My favourite films of 2014

1 01 2015

I was meaning to post this before the new year, but I didn’t, so just pretend I did.

I still haven’t seen a bunch of films this year, particularly more obscure ones — though I did watch Birdman and Gone Girl and they are not on my list for reasons I will mention some other time.

Let’s start with Special Cases:


I didn’t think it was that great. A lot of things about it were amazing, but it was a bit underwhelming for me. However, since I’ve been reading up on all the praise for it, I feel like I should watch this one again to really be able to judge it fairly.

The Wind Rises

Technically released last year, but I saw it in theatres this year so I count it as this year. Everything Miyazaki does — did? 😦 — is pure magic.

The Normal Heart

Technically a TV movie but oh so good. I cried so many times just watching the teasers. (Crying is usually a good indicator that I will like a film)

Honorable Mentions (in no particular order):


I can’t say no to Chris Evans. Except when he’s Captain America.

The Internet’s Own Boy

Tragic, insightful, infuriating, inspiring. I will always remember this quote from the movie/Aaron Swartz: “What is the most important thing you could be doing right now, and why are you not doing it?”


Overlong, but full of drama with A+ performances across the board. Xavier Dolan is everything I’ll never be as a filmmaker.

(Also, I think this trailer advertises this as a kind of feel-good triumph film, which is utterly false. It’s so much better than this.)

The Skeleton Twins

We tend to consider the best films is usually bio-pics or dramas, but this little indie film does comedy and drama miles better than Birdman. I connected with this film is practically all levels (I have a twin sister, I’m gay, I’ll always love the guy who is in the closet and who will probably have a family), it was unreal. And Bill Hader really is as amazing as you’ve been hearing.

Rocks in My Pockets

A funny and poignant examination of a woman’s struggle with mental illness within herself and her family.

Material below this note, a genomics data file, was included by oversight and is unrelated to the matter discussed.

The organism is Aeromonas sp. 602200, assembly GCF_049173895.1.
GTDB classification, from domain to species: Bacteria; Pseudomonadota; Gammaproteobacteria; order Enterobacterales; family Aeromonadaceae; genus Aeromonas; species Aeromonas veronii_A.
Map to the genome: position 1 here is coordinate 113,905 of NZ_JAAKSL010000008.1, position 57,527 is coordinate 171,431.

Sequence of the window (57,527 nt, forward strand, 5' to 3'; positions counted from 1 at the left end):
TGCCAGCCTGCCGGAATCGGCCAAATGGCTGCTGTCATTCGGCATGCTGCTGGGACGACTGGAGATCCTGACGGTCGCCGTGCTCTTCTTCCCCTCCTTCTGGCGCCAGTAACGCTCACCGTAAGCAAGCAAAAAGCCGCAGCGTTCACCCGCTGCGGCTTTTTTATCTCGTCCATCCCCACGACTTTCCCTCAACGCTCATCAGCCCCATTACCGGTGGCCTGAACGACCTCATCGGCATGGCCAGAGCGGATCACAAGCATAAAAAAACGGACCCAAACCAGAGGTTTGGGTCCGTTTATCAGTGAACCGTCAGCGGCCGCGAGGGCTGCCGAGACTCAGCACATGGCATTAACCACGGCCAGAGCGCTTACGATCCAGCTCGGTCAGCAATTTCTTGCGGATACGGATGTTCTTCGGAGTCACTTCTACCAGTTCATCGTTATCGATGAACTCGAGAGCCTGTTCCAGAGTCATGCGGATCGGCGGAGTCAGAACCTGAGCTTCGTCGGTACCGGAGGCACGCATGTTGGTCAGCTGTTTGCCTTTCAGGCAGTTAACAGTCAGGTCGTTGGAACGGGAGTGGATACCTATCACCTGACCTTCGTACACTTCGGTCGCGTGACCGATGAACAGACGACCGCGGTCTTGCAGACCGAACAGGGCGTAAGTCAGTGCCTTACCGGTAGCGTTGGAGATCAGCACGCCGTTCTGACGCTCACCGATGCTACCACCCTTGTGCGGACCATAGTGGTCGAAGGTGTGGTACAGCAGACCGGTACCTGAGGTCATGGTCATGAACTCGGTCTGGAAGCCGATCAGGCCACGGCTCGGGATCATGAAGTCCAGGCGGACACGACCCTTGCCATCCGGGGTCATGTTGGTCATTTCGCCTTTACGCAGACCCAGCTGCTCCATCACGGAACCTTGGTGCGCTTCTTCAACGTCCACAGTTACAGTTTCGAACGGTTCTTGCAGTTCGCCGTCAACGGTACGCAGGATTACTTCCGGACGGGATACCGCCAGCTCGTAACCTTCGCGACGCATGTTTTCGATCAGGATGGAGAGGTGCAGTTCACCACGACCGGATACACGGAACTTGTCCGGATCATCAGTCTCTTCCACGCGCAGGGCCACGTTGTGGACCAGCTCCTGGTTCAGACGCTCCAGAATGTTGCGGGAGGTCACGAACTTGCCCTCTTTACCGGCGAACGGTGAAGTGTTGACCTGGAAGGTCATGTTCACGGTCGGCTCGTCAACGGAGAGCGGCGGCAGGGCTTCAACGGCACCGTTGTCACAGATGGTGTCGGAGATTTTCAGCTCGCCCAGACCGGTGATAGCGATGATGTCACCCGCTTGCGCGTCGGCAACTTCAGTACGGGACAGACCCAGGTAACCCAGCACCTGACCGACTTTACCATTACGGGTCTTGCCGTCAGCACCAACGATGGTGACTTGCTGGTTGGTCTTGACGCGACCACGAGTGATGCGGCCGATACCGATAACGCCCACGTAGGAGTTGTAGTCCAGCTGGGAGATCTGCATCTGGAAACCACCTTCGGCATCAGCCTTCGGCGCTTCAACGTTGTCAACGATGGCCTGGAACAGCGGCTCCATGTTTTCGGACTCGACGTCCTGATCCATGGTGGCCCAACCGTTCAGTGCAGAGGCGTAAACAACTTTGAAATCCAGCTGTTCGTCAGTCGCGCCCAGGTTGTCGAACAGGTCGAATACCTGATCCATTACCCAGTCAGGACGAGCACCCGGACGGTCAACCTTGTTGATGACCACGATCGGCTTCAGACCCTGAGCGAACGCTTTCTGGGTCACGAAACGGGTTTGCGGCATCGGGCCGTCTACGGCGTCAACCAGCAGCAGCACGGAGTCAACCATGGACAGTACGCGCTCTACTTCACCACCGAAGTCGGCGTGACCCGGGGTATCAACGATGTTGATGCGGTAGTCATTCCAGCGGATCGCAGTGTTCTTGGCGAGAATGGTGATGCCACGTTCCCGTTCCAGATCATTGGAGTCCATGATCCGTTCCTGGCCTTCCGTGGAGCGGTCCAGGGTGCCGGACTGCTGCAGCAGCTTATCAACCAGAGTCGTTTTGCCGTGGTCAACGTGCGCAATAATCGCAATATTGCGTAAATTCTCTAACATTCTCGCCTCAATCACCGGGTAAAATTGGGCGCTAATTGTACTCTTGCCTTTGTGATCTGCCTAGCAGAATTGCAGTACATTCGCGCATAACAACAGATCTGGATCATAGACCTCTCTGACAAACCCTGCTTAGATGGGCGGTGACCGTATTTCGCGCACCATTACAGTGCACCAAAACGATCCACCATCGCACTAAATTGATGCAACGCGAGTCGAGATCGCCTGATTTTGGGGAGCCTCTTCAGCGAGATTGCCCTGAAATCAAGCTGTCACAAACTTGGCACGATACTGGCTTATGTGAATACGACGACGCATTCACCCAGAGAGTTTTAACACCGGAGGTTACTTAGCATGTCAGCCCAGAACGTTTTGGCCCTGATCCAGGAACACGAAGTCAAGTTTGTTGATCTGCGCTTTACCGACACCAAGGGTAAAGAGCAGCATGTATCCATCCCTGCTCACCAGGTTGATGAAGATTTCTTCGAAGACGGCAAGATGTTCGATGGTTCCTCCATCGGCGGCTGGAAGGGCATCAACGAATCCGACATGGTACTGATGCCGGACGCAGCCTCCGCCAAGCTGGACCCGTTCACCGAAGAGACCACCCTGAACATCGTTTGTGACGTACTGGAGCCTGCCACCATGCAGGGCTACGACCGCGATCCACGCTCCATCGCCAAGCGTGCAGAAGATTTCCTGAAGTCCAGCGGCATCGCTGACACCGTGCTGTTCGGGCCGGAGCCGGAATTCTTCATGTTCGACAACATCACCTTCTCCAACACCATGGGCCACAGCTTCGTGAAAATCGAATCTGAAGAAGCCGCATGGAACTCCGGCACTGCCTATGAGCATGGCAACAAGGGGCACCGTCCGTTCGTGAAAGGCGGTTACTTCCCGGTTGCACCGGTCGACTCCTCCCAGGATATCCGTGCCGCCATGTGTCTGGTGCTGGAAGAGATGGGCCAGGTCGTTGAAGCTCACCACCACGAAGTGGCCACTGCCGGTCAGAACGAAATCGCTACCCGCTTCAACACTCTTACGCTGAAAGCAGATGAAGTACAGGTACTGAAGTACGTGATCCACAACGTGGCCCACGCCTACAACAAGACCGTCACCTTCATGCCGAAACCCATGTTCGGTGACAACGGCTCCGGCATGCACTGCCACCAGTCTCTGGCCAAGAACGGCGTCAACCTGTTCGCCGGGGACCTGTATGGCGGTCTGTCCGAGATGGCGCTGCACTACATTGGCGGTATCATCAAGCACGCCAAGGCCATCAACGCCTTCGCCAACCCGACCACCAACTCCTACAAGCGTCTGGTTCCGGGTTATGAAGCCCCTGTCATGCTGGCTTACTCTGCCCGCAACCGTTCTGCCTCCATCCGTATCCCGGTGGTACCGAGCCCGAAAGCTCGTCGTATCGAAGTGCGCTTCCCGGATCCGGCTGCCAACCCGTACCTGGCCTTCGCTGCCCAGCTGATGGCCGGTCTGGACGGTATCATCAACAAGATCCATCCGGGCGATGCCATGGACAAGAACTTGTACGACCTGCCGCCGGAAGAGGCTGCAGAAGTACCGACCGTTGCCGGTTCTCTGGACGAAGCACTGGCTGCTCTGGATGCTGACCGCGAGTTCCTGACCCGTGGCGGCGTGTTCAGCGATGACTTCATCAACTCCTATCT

Obvious Child

Perhaps the funniest and best comedy I’ve seen this year, while still telling a poignant and heartfelt story.

And now… my favourite films of 2014!

11. The Way He Looks

The only one on this list I’ve seen twice in theatres. And I have almost never done that.

I was such a fan of this when it first was made as a fantastic short film as few years ago that when I was on the programming committee at the Vancouver Queer Film Festival, I immediately contacted writer/director Daniel Ribeiro to ask for a screener. It became one of the most loved short films at the festival. (You’re welcome, Vancouver audiences)

When I learned that Ribeiro had plans to make a feature, I — and many other gay boys around the world, no doubt — squealed with delight. I’ve been waiting years for this film — and it exceeded my expectations.

Warm, utterly charming, and just so freaking adorable, I dare you to not fall in love with these characters.

10. Whiplash

First of all, it helps that I got free tickets to this film. It also helps that this is a film about music and dedication, and having played piano since I was five years old, I liked the premise right away. But there are so many other great things about this movie to like.

Like Miles Teller, who, after watching a few of his movies and being indifferent about him as an actor and performer, truly impressed me here. The story is tight, editing is great (particularly in the last twenty or so minutes of the film), and film flows really well. A really entertaining film about the lengths we go to for (unattainable?) perfection.

9. Dear White People